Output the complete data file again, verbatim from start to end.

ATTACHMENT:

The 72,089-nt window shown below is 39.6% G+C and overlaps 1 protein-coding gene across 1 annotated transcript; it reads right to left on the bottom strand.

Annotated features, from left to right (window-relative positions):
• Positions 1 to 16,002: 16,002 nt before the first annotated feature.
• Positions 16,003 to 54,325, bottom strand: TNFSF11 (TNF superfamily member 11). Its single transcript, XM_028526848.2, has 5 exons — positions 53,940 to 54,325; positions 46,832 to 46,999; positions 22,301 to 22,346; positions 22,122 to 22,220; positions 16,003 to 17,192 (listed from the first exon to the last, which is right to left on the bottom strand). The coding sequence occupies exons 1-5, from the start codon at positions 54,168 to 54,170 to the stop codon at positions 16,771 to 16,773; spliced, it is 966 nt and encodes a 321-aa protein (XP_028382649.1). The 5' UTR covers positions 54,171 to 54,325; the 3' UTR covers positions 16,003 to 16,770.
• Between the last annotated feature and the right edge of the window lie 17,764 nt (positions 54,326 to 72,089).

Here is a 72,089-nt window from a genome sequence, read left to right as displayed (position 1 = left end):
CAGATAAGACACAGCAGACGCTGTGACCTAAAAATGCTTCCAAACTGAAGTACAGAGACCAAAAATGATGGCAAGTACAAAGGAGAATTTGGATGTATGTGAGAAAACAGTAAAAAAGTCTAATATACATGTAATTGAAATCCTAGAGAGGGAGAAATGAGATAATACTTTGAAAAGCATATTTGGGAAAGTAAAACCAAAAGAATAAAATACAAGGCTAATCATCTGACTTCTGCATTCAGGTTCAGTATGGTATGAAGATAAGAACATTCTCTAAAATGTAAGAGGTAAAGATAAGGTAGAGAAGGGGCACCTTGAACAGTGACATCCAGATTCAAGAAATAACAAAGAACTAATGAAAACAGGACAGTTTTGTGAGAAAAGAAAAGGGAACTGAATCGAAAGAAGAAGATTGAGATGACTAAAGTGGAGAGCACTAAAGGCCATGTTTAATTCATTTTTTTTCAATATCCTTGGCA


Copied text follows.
The 72,089-nt window shown below is 39.6% G+C and overlaps 1 protein-coding gene across 1 annotated transcript; it reads right to left on the bottom strand.

Annotated features, from left to right (window-relative positions):
• Positions 1 to 16,002: 16,002 nt before the first annotated feature.
• Positions 16,003 to 54,325, bottom strand: TNFSF11 (TNF superfamily member 11). Its single transcript, XM_028526848.2, has 5 exons — positions 53,940 to 54,325; positions 46,832 to 46,999; positions 22,301 to 22,346; positions 22,122 to 22,220; positions 16,003 to 17,192 (listed from the first exon to the last, which is right to left on the bottom strand). The coding sequence occupies exons 1-5, from the start codon at positions 54,168 to 54,170 to the stop codon at positions 16,771 to 16,773; spliced, it is 966 nt and encodes a 321-aa protein (XP_028382649.1). The 5' UTR covers positions 54,171 to 54,325; the 3' UTR covers positions 16,003 to 16,770.
• Between the last annotated feature and the right edge of the window lie 17,764 nt (positions 54,326 to 72,089).

Here is a 72,089-nt window from a genome sequence, read left to right as displayed (position 1 = left end):
CAGATAAGACACAGCAGACGCTGTGACCTAAAAATGCTTCCAAACTGAAGTACAGAGACCAAAAATGATGGCAAGTACAAAGGAGAATTTGGATGTATGTGAGAAAACAGTAAAAAAGTCTAATATACATGTAATTGAAATCCTAGAGAGGGAGAAATGAGATAATACTTTGAAAAGCATATTTGGGAAAGTAAAACCAAAAGAATAAAATACAAGGCTAATCATCTGACTTCTGCATTCAGGTTCAGTATGGTATGAAGATAAGAACATTCTCTAAAATGTAAGAGGTAAAGATAAGGTAGAGAAGGGGCACCTTGAACAGTGACATCCAGATTCAAGAAATAACAAAGAACTAATGAAAACAGGACAGTTTTGTGAGAAAAGAAAAGGGAACTGAATCGAAAGAAGAAGATTGAGATGACTAAAGTGGAGAGCACTAAAGGCCATGTTTAATTCATTTTTTTTCAATATCCTTGGCA